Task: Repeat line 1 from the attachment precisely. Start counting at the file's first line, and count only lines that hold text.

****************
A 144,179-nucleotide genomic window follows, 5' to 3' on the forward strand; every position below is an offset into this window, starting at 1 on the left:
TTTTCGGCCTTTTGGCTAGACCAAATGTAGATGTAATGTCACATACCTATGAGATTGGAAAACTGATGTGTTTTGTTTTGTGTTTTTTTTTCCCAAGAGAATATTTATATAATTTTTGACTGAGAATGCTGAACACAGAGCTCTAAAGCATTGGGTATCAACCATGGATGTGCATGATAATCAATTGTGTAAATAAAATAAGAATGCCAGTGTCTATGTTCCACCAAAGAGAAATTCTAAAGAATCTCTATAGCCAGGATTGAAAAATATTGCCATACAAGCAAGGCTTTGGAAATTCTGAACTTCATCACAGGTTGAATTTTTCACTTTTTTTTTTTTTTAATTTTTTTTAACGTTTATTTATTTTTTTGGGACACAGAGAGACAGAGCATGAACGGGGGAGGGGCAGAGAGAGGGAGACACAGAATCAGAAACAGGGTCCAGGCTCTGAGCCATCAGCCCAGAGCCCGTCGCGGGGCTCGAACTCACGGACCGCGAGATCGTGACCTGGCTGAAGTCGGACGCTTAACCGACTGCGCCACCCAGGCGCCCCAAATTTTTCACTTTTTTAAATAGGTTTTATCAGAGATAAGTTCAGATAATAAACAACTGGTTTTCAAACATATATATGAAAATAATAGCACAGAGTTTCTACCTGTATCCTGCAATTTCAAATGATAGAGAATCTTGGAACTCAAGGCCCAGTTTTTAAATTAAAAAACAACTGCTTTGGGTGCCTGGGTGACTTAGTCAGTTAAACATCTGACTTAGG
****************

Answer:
A 144,179-nucleotide genomic window follows, 5' to 3' on the forward strand; every position below is an offset into this window, starting at 1 on the left: